The officers were given pins of recognition by Fannin County’s Emergency Management Team to acknowledge that their quick thinking and actions were directly responsible for saving a life.

Author

Natalie Kissel

Natalie@FetchYourNews.com

Fannin County Sheriff’s Office Arrest Report 7/27 – 8/3

Arrest Reports, Police & Government

Arrest report with photos provided by the Fannin County Sheriff’s Office.  The Georgia Open Records Act (O.C.G.A. 35-01-18) allows for FetchYourNews.com to obtain and post the arrest records of any and all individuals arrested in Fannin County. Those arrests are posted on FetchYourNews.com for viewing pleasure. Please remember that all individuals listed have been arrested and charged, however, they are presumed innocent until guilt has been proven in a court of law.

New Transportation Facility a possibility for Fannin County School System

Community, News, Rebel's Corner

Blue Ridge, Ga. – The Fannin County School System (FCSS) unveiled two new structures that if voted for, could replace outdated buildings and give much needed space back to the Fannin County school campuses.

The Board of Education got a first look at possible design plans for a new Transportation Facility and a Staff Development Center.

Last year the school system purchased land from the U.S. Forest Service that the service had deemed not necessary for their use any longer. The land, approximately 37 acres, is located near Blue Ridge Dam off of Highway 76.

Darren Danner, Assistant Superintendent of Facilities and Operations, explained the history of the purchase and the need for the proposed new buildings.

“We’re trying to build a transportation facility,” Danner said, explaining that currently the district has to service their fleet in a “bus garage” which lacks the space for efficiency when servicing a large number of buses.

The Staff Development Center would fill a need for the school system, as currently different rooms around the various campuses have had to be put into use for training.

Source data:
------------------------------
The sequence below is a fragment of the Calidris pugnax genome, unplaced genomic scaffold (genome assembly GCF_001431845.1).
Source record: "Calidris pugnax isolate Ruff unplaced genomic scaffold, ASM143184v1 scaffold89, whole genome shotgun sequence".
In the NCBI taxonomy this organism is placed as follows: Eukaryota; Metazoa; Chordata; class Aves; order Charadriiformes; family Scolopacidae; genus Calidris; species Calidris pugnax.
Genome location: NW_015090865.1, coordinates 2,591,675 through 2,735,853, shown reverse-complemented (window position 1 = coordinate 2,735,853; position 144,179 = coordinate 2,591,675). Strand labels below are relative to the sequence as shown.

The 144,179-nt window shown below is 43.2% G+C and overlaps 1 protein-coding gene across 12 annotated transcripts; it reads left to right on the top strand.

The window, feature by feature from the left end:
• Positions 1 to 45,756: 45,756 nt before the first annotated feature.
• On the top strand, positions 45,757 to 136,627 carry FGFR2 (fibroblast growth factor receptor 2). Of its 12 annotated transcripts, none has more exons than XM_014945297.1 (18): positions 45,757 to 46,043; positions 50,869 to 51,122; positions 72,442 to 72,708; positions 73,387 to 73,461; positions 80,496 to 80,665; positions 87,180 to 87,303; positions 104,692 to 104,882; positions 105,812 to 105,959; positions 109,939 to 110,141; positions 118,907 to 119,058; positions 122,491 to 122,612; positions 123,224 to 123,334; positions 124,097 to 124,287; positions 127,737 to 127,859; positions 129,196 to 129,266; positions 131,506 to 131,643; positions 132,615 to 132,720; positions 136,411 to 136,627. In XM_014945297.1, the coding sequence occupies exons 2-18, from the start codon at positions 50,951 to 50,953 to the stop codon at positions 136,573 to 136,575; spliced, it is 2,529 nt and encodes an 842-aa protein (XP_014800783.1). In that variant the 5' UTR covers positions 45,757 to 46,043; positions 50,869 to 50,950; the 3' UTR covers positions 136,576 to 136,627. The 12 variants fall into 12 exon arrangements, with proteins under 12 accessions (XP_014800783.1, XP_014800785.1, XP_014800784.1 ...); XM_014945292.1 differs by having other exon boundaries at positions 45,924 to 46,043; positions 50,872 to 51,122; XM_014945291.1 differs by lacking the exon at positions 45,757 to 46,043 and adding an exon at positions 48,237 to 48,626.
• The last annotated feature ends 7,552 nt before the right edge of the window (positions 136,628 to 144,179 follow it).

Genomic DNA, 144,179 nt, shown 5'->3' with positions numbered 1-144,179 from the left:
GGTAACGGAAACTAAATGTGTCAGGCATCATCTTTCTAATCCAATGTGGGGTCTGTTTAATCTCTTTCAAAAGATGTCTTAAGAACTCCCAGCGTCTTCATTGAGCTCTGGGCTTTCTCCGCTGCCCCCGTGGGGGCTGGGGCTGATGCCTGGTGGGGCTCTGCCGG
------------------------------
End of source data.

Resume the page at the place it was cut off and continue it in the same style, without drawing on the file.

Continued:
“Once we got our initial drawings of the Transportation Facility, we noticed we had all this space left over,” Danner spoke of how talks for a Staff Development Center came about; the school system would want to utilize as much as possible of the acreage purchased.

Fannin County, Georgia, School System, Board of Education, Construction, Transportation Facility, Staff Development Center, Breaux and Associates Architects, Bowen and Watson Construction

Proposed floor plan of Transportation Facility.

Doug Breaux and Henry Pineda of Breaux and Associates Architects showed board members renderings and plans for the two new facilities.

Breaux and Associates Architects is a Georgia based architectural firm that specializes in educational facility planning and design.

The main building of the Transportation Facility would be approximately 17,000 square feet. Of this, 12,000 square feet would be designated for bus maintenance and supply storage, including three full service bays. The remaining 5,000 square feet would be set aside as an administration/training area.

This design also includes a covered outdoor area for buses to have quick tune-ups or fixes without taking the space of one of the full bays.

Also on the transportation campus would be a driver training course, a fueling station and a parking area large enough to accommodate FCSS’s entire fleet.